Ficklin: Right. If you think of the classic fear of missing out, I was talking to someone last night, someone younger than me, telling a story. They were a very smartphone-centric person. I said, “Imagine having Facebook, Twitter, Instagram, and WhatsApp open at the same time!” You and I laugh, because we grew up with personal computing, laptops and desktops. But there are kids like my son – he’s eight – who have never done it. The idea that you could have all four of those open at once is revolutionary.
We have handheld mobile computing right now. Another way to describe this is wearable mobile computing. It’s really convenient, really cool. We’ve seen the game market, the engaging 3D mixed reality market, but I think there will be another reason people put this on. That’s when they remember the delights of multi-function computing. That’s why this input model is so important. They’re going to be moving between apps.
On our laptops, one of the common things we do is we’re always minimizing and maximizing and refocusing windows. In spatial computing, you do a lot more shifting around in the room. You have to spread stuff out and bring it together, like you do on a desktop. Any time you’re working at a desk, it’s a matter of putting this over here and bringing that close to where I’m working. We have to make those types of maneuvers really easy for people. Then they’ll engage in the ways they’re familiar with, swiping through a menu and pulling a trigger to select.
VentureBeat: John Underkoffler, the designer who created the computer interface for Minority Report, spoke at our conference recently. He put out this call to game developers: you’ve been working in 3D worlds for so long, so can you help us invent the next generation of interaction with computers? He was struggling in some ways to come up with how to navigate this kind of computing.
Ficklin: There’s a couple of reasons for that, I would offer. One is that we’re not dolphins. We see stereographically. We don’t really see in 3D. Take a library. We don’t arrange our libraries in 3D. A 3D library would be a cube of books, and we wouldn’t be able to see the books in the middle. We’re not bats or dolphins. We arrange our libraries in two dimensions. We translate ourselves around these lined-up shelves of books.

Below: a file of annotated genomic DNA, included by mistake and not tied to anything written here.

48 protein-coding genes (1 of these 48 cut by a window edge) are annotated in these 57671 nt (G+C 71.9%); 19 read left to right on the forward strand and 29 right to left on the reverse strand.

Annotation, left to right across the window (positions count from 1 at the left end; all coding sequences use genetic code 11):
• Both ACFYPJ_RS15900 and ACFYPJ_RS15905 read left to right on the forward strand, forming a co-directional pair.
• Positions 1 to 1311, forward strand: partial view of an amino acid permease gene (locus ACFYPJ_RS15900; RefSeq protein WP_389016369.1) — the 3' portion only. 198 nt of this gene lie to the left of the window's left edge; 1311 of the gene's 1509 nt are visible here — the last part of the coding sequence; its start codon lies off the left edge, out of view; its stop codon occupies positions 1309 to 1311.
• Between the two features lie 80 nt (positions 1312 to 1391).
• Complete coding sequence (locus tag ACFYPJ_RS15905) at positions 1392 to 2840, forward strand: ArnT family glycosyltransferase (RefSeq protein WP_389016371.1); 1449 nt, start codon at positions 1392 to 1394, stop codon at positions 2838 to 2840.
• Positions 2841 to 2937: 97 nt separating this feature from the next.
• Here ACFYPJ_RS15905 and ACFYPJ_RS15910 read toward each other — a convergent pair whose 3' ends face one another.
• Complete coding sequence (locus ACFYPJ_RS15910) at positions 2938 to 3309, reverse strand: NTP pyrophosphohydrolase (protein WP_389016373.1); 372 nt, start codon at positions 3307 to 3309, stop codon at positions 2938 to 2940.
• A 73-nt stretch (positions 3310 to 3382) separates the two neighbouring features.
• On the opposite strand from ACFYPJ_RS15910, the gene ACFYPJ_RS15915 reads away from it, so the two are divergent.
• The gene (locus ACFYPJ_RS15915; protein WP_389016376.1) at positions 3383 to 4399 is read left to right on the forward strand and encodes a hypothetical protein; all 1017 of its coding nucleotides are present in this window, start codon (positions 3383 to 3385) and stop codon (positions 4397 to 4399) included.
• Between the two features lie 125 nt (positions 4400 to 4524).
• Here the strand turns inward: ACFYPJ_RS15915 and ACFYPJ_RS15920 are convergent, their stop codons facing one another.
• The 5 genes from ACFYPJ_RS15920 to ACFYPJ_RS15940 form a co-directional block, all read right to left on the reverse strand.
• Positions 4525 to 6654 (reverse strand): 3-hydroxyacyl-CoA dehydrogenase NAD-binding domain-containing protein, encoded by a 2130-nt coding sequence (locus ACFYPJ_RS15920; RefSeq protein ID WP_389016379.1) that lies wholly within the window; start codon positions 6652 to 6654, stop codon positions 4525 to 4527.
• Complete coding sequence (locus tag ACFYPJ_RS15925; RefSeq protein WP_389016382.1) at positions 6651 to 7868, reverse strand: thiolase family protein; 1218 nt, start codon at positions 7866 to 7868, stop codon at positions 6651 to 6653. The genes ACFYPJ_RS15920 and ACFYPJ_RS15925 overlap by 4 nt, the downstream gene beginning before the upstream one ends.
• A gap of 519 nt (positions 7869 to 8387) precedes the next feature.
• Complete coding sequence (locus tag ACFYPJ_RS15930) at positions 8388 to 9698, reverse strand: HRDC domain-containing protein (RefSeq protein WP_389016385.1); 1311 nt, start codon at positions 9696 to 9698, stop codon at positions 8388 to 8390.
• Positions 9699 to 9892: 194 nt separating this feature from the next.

That’s one challenge. We have to deal with our perception of what 3D is, from a human standpoint, versus what’s possible in a digital space. They don’t always line up. You have to respect the real world, real world physics. But at the same time, what’s magical about these flat screens is how low-friction they can make the data interchange. I don’t have to walk around a library to get all the books anymore. There’s a line where you want to bring that magic, that science fiction to the user, that low friction, and then a certain line where you want to be truly more 3D.
We were just talking about spatial arrangement. That’s going to be really important for shuffling where your focus is at the time. The second thing we like to say is, Dame Judi Dench will not be caught fingering the air. What that means, there’s a certain social acceptance to what people will do with their hands. We have to be very respectful of that, so they feel comfortable having the device on and interacting with it. Those layers will be ones they feel comfortable doing in front of other people or with other people. It can’t be too tiring. You need comfortable moments of convenience.
It’s a very powerful gesture system, because it’s from the perspective of the user. We’ll continue to advance it. They don’t have to be a conductor so much as they can just be human. The combination of all of this is something that I would call conversational computing. It sounds like voice computing, except we’re having a conversation now, and both you and I are using non-verbal gestures to communicate. You’re slowly nodding your head right now. You’re looking in different directions. I could say, “Hey, could you go get me that?” and you know what I’m talking about because I pointed at it.
When you take the work Underkoffler did, which has a lot of gesture manipulation, and you begin combining that with voice, the context comes together into a really human, intuitive interface. The device uses your gestures and non-verbal cues to establish half the context. You only have to establish the other half with voice. That’ll be a really interesting interface for navigating these spaces.
The other thing is that this is room-sized. I can point across the room, even though I can only reach as far as my hand goes, before I have to begin using a tool or projecting a ray. That will be done. I can say, “Hey, bring that over here.” When you combine that with the verbal command structures, it’ll be a really intuitive interface. Objects are going to participate, which was a disadvantage you saw in the Minority Report concept. It was a great system, but it was pinned to a wall. Why don’t we start playing with more objects? I have this little terrarium here. My system can recognize what it is and hang a lot of cool stuff on that. You could have all kinds of digital information about the plants in here.